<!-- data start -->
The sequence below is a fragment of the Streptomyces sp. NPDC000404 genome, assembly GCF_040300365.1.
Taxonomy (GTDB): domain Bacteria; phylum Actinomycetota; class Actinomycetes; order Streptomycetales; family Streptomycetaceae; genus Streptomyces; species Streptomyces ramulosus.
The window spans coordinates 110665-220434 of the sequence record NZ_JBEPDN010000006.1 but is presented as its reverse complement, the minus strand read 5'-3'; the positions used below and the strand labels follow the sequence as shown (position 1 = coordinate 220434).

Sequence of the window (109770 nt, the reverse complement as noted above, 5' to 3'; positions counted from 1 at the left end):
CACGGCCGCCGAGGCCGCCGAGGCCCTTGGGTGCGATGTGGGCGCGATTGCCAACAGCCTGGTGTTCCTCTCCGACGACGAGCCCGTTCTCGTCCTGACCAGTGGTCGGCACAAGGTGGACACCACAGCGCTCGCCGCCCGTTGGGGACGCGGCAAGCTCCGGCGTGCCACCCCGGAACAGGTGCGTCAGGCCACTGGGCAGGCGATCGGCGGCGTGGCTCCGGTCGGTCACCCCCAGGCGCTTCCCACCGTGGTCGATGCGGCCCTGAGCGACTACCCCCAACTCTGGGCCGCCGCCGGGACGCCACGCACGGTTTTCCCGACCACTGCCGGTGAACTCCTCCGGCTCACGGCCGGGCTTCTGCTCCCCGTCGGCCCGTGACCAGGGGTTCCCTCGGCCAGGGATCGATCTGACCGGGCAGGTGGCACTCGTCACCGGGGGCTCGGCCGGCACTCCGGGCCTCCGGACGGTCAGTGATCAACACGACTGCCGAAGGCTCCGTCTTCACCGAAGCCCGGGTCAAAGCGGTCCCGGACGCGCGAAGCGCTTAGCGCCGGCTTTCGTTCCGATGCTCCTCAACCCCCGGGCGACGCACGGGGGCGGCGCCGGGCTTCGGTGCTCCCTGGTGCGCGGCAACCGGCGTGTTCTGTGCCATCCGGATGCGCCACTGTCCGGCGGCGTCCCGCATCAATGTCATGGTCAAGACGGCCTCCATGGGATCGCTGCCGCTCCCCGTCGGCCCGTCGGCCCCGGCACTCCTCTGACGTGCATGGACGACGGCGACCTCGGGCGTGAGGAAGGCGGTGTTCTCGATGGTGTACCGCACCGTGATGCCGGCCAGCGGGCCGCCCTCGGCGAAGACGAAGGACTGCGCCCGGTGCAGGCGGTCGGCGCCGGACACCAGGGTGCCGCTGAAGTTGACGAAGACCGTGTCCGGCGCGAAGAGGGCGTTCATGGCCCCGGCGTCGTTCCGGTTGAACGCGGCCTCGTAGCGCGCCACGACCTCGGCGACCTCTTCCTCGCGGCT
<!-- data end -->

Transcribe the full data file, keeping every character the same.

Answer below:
The sequence below is a fragment of the Streptomyces sp. NPDC000404 genome, assembly GCF_040300365.1.
Taxonomy (GTDB): domain Bacteria; phylum Actinomycetota; class Actinomycetes; order Streptomycetales; family Streptomycetaceae; genus Streptomyces; species Streptomyces ramulosus.
The window spans coordinates 110665-220434 of the sequence record NZ_JBEPDN010000006.1 but is presented as its reverse complement, the minus strand read 5'-3'; the positions used below and the strand labels follow the sequence as shown (position 1 = coordinate 220434).

Sequence of the window (109770 nt, the reverse complement as noted above, 5' to 3'; positions counted from 1 at the left end):
CACGGCCGCCGAGGCCGCCGAGGCCCTTGGGTGCGATGTGGGCGCGATTGCCAACAGCCTGGTGTTCCTCTCCGACGACGAGCCCGTTCTCGTCCTGACCAGTGGTCGGCACAAGGTGGACACCACAGCGCTCGCCGCCCGTTGGGGACGCGGCAAGCTCCGGCGTGCCACCCCGGAACAGGTGCGTCAGGCCACTGGGCAGGCGATCGGCGGCGTGGCTCCGGTCGGTCACCCCCAGGCGCTTCCCACCGTGGTCGATGCGGCCCTGAGCGACTACCCCCAACTCTGGGCCGCCGCCGGGACGCCACGCACGGTTTTCCCGACCACTGCCGGTGAACTCCTCCGGCTCACGGCCGGGCTTCTGCTCCCCGTCGGCCCGTGACCAGGGGTTCCCTCGGCCAGGGATCGATCTGACCGGGCAGGTGGCACTCGTCACCGGGGGCTCGGCCGGCACTCCGGGCCTCCGGACGGTCAGTGATCAACACGACTGCCGAAGGCTCCGTCTTCACCGAAGCCCGGGTCAAAGCGGTCCCGGACGCGCGAAGCGCTTAGCGCCGGCTTTCGTTCCGATGCTCCTCAACCCCCGGGCGACGCACGGGGGCGGCGCCGGGCTTCGGTGCTCCCTGGTGCGCGGCAACCGGCGTGTTCTGTGCCATCCGGATGCGCCACTGTCCGGCGGCGTCCCGCATCAATGTCATGGTCAAGACGGCCTCCATGGGATCGCTGCCGCTCCCCGTCGGCCCGTCGGCCCCGGCACTCCTCTGACGTGCATGGACGACGGCGACCTCGGGCGTGAGGAAGGCGGTGTTCTCGATGGTGTACCGCACCGTGATGCCGGCCAGCGGGCCGCCCTCGGCGAAGACGAAGGACTGCGCCCGGTGCAGGCGGTCGGCGCCGGACACCAGGGTGCCGCTGAAGTTGACGAAGACCGTGTCCGGCGCGAAGAGGGCGTTCATGGCCCCGGCGTCGTTCCGGTTGAACGCGGCCTCGTAGCGCGCCACGACCTCGGCGACCTCTTCCTCGCGGCT